Lydia Ko, 18, continues to prove she’s wise beyond her years – both on the course and off. The No. 1 player in the Rolex World Golf Rankings announced Wednesday in her pre-tournament press conference at the Volunteers of America North Texas Shootout Presented by JTBC that she would donate all of her winnings this week to charities providing relief for the Nepal earthquake.
Although Ko needs only $2,157 this week to push her over the $3 million career earnings mark, none of the money earned this week will go to her bank account.
“Obviously it was very unfortunate when I got to hear that there was an earthquake in Nepal,” Ko said. “We had a big one in New Zealand, too, a couple years ago, and it affected a lot of people. There it was in Christchurch, where we call it the Garden City, but now it still has the name, but there is still evidence of what happened there. Natural disasters you can’t do much about. Sometimes it’s hard to be prepared for it, so I thought, those people there, nice people and very innocent, so I wanted to give this tournament’s earnings and donate it to them.”
While Ko plays for her third win of the year this week- and eighth of her young career – she also will play for Nepal.
WORLD NO. 1 BACK AT IT IN TEXAS
Rolex Rankings World No. 1 Lydia Ko arrives on the heels of a victory at the Swinging Skirts LPGA Classic as one well-traveled teenager. But there is one place that she has not been before this week, and that place is Texas. Besides making quick pit stops in the airport, Ko is experiencing the state of Texas for the very first time as she is in town for the Volunteers of America North Texas Shootout presented by JTBC.
“This is actually the first time me being in Texas, the whole state,” Ko said. “Hopefully I get a chance to look around and see what it’s like, and yeah, you know, I’ve been liking it so far, apart from the rain the last couple days.”
Although this is Ko’s first trip to the state of Texas, she was familiar with the Dallas Fort Worth metroplex. After all, it was a possible candidate for her home in the U.S.
“Actually before we decided to move to Orlando,” Ko said. “Dallas was another city where we were maybe thinking of moving to. But yeah, you know, it definitely feels different to Orlando, and it feels quite modern.”
Ko’s experience in Texas this week would not be complete without embracing a few of the Texan ways, and food is one of them.
“Kim Kaufman said I should go and get some Tex Mex is it?” Ko said. “So I might try that.”
HOPING FOR A REPEAT
Stacy Lewis blistered the field here a year ago with a final-round, 7-under 64 to cruise to a six-shot victory, but heading into this event last year she was frustrated. She had yet to win but had played great golf to that point. That win though set off a two-month stretch better than anyone in golf’s last year, winning three times over the course of May and July and posting three additional top-10s in that span.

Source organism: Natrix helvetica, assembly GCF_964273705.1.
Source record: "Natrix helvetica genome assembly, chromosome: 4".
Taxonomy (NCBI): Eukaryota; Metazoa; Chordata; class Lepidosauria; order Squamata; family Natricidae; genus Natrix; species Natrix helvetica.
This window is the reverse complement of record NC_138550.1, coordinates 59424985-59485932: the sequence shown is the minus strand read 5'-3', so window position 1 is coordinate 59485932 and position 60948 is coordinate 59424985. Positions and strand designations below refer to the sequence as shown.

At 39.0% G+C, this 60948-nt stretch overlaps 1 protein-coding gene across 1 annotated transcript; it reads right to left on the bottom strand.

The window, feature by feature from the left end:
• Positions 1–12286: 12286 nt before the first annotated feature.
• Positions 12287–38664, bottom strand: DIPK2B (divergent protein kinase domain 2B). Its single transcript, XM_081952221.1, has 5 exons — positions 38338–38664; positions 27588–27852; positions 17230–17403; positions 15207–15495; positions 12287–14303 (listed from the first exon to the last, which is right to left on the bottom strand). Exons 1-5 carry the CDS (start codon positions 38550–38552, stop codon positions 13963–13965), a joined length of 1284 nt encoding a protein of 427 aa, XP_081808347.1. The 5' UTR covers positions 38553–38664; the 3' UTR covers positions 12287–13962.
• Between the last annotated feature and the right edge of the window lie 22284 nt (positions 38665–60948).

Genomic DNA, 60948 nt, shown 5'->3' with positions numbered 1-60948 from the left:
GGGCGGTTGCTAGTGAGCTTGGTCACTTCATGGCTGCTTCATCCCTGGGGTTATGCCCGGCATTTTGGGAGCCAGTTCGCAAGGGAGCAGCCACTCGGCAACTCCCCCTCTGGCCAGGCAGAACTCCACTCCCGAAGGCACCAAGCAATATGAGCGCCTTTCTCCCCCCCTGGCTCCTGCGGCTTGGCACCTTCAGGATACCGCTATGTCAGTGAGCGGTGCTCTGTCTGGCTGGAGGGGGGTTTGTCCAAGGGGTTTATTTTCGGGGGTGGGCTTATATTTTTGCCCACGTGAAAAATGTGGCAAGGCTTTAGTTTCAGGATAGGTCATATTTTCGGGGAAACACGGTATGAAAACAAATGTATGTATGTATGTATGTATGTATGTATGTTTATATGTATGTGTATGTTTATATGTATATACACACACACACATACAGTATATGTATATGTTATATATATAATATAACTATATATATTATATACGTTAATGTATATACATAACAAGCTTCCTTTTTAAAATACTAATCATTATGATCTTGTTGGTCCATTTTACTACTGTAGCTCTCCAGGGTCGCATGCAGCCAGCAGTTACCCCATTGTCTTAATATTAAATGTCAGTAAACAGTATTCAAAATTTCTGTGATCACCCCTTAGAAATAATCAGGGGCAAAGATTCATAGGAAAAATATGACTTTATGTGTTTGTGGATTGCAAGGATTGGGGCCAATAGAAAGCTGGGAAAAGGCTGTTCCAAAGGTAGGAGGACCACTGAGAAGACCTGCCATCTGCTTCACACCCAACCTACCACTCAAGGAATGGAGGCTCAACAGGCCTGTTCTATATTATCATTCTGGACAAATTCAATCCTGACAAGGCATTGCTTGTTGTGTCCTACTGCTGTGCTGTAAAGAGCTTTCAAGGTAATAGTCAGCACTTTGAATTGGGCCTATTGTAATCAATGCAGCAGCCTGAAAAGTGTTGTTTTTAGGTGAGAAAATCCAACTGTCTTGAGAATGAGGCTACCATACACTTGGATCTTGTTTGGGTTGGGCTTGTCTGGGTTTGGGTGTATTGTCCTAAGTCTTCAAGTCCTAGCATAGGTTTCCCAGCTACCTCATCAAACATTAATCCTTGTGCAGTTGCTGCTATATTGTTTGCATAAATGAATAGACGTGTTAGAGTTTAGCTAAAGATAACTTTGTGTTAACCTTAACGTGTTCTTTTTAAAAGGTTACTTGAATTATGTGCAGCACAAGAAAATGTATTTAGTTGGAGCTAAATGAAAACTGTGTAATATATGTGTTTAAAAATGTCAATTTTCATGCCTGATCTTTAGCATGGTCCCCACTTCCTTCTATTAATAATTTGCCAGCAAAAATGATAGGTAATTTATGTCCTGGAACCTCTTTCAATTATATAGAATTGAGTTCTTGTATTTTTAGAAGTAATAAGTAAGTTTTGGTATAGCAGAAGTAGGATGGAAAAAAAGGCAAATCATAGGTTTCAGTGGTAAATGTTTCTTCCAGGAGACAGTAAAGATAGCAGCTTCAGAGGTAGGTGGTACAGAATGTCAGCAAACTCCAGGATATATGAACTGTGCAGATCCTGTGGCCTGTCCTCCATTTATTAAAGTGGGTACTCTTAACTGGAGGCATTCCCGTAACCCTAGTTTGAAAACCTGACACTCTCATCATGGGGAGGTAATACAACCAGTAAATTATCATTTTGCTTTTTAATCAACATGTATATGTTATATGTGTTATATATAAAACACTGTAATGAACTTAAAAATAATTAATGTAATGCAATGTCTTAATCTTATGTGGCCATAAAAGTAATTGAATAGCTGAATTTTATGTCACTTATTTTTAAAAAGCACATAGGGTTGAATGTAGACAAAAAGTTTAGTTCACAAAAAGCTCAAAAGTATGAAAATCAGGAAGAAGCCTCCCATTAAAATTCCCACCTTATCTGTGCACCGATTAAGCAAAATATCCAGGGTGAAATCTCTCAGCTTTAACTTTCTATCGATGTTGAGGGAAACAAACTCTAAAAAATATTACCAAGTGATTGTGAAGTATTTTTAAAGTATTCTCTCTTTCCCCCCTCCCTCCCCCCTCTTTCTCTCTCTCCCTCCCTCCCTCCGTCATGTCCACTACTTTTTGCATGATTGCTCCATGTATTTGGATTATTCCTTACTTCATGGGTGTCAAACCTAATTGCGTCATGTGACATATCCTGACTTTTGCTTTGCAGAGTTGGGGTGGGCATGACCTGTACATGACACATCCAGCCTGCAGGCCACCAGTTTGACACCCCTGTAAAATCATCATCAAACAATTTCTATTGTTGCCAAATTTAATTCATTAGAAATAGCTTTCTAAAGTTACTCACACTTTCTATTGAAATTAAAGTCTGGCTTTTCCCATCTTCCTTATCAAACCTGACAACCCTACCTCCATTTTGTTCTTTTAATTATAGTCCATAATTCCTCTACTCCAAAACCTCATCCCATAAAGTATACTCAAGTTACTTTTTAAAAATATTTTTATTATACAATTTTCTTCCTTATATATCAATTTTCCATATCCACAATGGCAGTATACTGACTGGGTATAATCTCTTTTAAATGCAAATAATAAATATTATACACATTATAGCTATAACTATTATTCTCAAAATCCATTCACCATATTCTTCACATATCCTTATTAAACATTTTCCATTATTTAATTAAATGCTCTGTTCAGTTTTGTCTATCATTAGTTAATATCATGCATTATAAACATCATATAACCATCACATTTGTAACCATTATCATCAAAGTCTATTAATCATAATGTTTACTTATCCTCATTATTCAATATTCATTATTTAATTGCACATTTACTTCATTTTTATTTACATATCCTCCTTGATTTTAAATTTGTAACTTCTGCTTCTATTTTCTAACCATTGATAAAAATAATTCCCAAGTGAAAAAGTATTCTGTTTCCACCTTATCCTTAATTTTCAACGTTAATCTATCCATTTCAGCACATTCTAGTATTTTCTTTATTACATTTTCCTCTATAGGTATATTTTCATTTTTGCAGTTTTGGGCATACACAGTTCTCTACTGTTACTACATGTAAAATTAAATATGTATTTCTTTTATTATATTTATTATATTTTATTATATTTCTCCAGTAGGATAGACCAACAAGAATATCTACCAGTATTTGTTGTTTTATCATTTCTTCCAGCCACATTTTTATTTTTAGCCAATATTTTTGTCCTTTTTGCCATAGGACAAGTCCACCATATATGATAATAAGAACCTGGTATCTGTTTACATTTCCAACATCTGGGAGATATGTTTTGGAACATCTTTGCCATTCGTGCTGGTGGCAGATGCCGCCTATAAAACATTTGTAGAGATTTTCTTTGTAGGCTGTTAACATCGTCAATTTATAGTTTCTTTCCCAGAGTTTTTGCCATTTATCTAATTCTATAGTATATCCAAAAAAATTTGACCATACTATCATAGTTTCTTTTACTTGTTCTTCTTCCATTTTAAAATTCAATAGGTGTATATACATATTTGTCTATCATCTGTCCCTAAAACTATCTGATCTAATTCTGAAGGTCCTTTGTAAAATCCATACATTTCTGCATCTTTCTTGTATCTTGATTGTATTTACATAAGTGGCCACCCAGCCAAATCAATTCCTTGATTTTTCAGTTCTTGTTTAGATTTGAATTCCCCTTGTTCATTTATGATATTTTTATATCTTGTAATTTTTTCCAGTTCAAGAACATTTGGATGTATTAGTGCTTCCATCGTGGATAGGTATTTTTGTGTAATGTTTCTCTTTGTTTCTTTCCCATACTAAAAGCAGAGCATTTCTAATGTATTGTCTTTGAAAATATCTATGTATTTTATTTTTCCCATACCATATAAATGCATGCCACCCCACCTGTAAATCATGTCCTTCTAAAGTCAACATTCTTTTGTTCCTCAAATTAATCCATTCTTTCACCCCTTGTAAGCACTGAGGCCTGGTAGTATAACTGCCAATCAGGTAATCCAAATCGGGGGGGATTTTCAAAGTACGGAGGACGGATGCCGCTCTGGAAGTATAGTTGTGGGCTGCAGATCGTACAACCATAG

Lewis is hoping for the same result this year. She’s playing terrific golf in 2015 but she’s yet to get a win. Her lowest finish in eight events is a tie for 15th and she has three runner-ups and three additional top-10 finishes. But a win’s eluded her and she’s hoping that will change here this week like it did a year ago.
“Well, I felt like coming in the tournament last year, I was playing well, kind of had some frustrating finishes, so I knew good golf was coming,” Lewis said, “and it was just kind of one of those things, once I kind of got over the hurdle on Sunday, the floodgates opened, and I’m hoping for that again this year. I’ve had some really close finishes again.
“It’s been another really similar year to last year, pretty consistent, you know, just haven’t quite gotten over the hurdle on Sunday.”
She’s hoping that changes here again a year later. And although she’s had five runner-ups since her last win in Arkansas at the end of last June, Lewis knows she’s on the cusp.
“It’s really hard to complain,” Lewis said. “I made a lot of money, I’m pretty high on the Money List for not having a win. I’ve just got to keep doing what I’m doing because it’s working, and I think one of these days it’ll all come together on Sunday.”
The LPGA Tour is in Texas this week and the Tour doesn’t have just one hometown favorite, but multiple hometown favorites this week. There are eleven Texas natives in the field this week, including three players with LPGA wins under their belts.
Three players that are currently residing in Texas – Brittany Lang (McKinney), Angela Stanford (Fort Worth) and Gerina Piller (Fort Worth) – all stressed the importance of having an LPGA event in the state of Texas and what it means to them.
“I love that all my friends get to come enjoy it.” Lang said. “I think it’s great, too, because we bring out a ton of people from McKinney and Stonebridge and they get a great view of the LPGA and they start following, so it’s great for us.”
Former TCU Horned Frog Angela Stanford emphasized the location of Las Colinas Country Club and how it helps bring familiar faces out to watch the Volunteers of America North Texas Shootout.
“Seeing people that they have purple on and they’re yelling, Go Frogs,” Stanford said. “That’s fun. I actually like the location. I like it where we can pull from Dallas, we can pull from Fort Worth…the metroplex is so big, you want to be central here to pull everybody.”
For Gerina Piller, playing at home is always great, but sometimes it does create a little confusion in her schedule and regular tournament routine.
“It’s kind of odd because you’re at your house,” Piller said. “And I don’t know about these two girls but I get like this, cleaning out my closet, and I’m like, hold on, you need to stay focused, we’re at a tournament here…but like they said, it’s great just to be somewhere familiar…you just have that feeling and that sense of the connection with the city and the town, and you just feel like you’re like people are behind you and they’re rooting for you.”